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Geeky Goodness

There are a lot of things filled with geeky goodness going on right now. Like Adam Savage doing a recreation of the space suit from the Martian. And check out this awesome photo of the crescent moon, Venus and a two tailed comet all in the same shot.

So I thought I’d share a few of my favorite geeky things from this week.

I’ve been playing a lot of Stardew Valley lately. It’s a farm sim with a mystery hiding under the layers. While the game has a simple pixel graphic look and feel to it, there are a lot of things to find and places to explore. (But if you play it read this article first. It will save you some headaches.)

And on the subject of games, No Man’s Sky is coming out in June! I’ve been looking forward to this game for a while. It is a (sort of multiplayer) universe simulator. You can fly around in your space ship, or land and discover new planets, and resources. Then you can run like hell from the centennials trying to make sure you don’t destroy planets. I will definitely be getting this game. It is one of the few $60 games I will get.

Then, on a sad note, the final episode of Mythbusters is going up, but they are going out with a bang. Their also sending Buster off with a show stopping bang as well. (I just hope this means the newer seasons will be available on Netflix eventually.)

Deadpool was AWESOME, by the way. I’m also looking forward to Batman vs Superman and Captain America Civil War. But there are A LOT of superhero movies coming out this year. TMNT, Suicide Squad, and a new Independence Day movie… Ya, it’s a good year for movies.

 

 
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Posted by on March 6, 2016 in On Writing

 

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Review: Between

I’ve been watching a lot of Netflix originals lately. They are usually great shows with interesting plots, great writing, some fantastic directing, etc. Daredevil and Jessica Jones are fantastic. Hide of Cards is captivating. Etc.

So tonight I sat down to do some Christmas decorating and thought I’d try “Between”. The premise seemed interesting. An unknown disease kills off everyone in a small town over the age of 22 leaving the children and young adults to fend for themselves. The government swoops in with promises of a cure and quarantines them.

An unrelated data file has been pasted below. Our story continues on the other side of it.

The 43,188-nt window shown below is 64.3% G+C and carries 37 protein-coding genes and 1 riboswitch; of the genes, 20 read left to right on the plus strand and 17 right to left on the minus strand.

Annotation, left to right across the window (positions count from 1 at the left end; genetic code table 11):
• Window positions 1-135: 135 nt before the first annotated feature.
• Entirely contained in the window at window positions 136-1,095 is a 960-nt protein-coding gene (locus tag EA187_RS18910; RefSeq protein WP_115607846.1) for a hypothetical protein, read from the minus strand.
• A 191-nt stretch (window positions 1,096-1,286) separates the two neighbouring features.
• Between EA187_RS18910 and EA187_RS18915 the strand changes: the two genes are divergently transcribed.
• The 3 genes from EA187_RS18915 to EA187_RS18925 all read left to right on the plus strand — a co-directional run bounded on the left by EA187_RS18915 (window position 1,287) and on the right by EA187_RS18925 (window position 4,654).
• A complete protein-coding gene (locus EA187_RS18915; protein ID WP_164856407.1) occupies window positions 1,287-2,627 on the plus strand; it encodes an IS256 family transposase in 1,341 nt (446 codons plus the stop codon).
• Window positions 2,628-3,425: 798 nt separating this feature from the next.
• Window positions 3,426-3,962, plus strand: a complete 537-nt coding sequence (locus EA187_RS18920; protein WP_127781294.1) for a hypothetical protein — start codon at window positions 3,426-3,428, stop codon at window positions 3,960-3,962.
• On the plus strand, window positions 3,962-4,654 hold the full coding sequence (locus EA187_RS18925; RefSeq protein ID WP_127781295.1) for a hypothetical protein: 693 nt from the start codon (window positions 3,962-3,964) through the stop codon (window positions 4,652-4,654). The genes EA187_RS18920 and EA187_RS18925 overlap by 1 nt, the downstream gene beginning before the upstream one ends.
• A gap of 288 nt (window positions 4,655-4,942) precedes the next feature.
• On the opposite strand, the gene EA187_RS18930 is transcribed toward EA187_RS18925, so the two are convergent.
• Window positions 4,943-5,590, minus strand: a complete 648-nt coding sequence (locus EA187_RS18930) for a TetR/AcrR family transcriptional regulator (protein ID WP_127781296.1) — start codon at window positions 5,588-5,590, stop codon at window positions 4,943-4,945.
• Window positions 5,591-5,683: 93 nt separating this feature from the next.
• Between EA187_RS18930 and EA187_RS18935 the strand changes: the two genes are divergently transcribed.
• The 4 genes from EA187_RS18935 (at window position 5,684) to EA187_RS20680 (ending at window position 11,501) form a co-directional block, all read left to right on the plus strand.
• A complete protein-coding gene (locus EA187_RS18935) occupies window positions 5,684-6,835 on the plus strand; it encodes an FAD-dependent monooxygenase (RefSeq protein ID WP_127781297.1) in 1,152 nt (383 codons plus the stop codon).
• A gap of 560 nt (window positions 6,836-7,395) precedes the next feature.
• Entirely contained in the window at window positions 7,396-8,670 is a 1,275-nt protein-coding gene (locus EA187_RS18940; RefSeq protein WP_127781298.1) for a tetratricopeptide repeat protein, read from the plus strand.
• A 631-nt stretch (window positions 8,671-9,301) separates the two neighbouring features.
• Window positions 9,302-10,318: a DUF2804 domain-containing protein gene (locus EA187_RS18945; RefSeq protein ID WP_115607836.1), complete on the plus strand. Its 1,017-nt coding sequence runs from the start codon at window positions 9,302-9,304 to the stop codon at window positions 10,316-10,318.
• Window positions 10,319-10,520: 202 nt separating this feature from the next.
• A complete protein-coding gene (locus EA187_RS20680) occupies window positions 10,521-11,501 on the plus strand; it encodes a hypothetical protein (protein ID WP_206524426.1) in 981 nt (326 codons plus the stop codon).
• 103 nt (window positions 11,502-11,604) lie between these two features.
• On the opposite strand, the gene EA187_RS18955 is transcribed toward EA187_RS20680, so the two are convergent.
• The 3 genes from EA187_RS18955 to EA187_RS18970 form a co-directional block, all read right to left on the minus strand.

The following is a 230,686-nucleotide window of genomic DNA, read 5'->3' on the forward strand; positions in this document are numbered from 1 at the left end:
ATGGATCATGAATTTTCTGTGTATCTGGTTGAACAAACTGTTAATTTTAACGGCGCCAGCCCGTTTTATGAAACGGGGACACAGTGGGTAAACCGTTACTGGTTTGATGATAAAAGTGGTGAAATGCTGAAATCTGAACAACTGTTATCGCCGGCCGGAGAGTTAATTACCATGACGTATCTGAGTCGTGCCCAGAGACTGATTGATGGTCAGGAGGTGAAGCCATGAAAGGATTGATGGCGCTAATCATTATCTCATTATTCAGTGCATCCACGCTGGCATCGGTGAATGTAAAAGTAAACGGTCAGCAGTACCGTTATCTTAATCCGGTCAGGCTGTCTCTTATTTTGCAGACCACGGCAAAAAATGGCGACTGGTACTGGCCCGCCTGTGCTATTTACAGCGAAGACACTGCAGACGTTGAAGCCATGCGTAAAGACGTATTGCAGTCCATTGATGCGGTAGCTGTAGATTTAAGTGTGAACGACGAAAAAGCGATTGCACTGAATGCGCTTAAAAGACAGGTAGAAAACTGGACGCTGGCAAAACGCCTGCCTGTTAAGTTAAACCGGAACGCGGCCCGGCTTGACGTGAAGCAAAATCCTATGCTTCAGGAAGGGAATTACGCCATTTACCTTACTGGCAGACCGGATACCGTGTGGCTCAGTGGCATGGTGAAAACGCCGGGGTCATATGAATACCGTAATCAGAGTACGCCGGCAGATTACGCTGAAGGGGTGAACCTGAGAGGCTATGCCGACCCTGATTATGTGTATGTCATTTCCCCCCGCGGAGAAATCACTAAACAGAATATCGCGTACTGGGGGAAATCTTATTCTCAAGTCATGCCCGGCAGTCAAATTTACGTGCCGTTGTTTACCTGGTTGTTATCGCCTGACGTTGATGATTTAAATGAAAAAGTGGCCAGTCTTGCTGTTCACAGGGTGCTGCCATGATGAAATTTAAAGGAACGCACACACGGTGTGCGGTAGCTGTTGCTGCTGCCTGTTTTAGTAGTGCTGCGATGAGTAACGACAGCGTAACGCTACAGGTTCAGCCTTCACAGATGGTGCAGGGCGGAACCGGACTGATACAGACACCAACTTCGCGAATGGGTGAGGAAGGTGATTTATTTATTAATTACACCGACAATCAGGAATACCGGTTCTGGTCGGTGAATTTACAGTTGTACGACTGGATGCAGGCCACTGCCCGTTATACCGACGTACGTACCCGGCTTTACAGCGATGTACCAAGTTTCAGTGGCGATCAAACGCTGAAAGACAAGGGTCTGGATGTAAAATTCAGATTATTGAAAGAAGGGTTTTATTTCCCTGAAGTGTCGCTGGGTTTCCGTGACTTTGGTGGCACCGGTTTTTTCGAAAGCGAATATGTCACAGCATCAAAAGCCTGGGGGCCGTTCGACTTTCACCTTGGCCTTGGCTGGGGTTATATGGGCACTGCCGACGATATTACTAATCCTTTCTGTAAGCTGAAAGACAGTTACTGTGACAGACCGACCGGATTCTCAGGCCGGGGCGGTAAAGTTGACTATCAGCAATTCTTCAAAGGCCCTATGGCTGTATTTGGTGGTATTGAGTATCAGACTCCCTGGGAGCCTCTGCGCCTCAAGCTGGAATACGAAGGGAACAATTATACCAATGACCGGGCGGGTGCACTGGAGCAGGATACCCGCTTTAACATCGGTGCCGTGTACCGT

Add in some tensions between some of the high school boys, a couple of love triangles, and a couple of mysteries and you have yourself a TV show, right?

Well, no. Not a good one at least.

I’m kind of sad because it has some interesting story elements, but the writing for this show just goes flat. The characters aren’t believable, and half the things going on are just contrived. In the six episodes there are a handful of interesting moments, but often the bad plot line or mediocre acting gets in the way.

I could have lived with mediocre acting. But the story and unconvincing character lines just couldn’t make up for it. In the end I have to say: don’t watch it. Go watch Jessica Jones instead.

Want an example? One of the main guys is a “rich boy” that almost kills someone by speeding past them, then gets out of trouble because money. Then when his parents die he suddenly wants to take charge, and he gets ahold of a bunch of guns to do it.

Then there is the sisters, one a teen pregnant and about to give her child up for adoption. The other a ministers daughter to the core constantly going on about her sister needing to repent.

Most of the characters are stereotypes. It’s incredibly lazy writing. And I kind of wonder if the director didn’t take half a vacation while this was being edited. It’s that bad.

 
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Posted by on December 4, 2015 in Review

 

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There’s nothing on tv

Let me just start out by saying that I count myself as a “cord cutter”. Technically I still have cable. There is a cable box under my TV, unplugged, and I could technically plug it in any time and watch something on it. Not much, but something.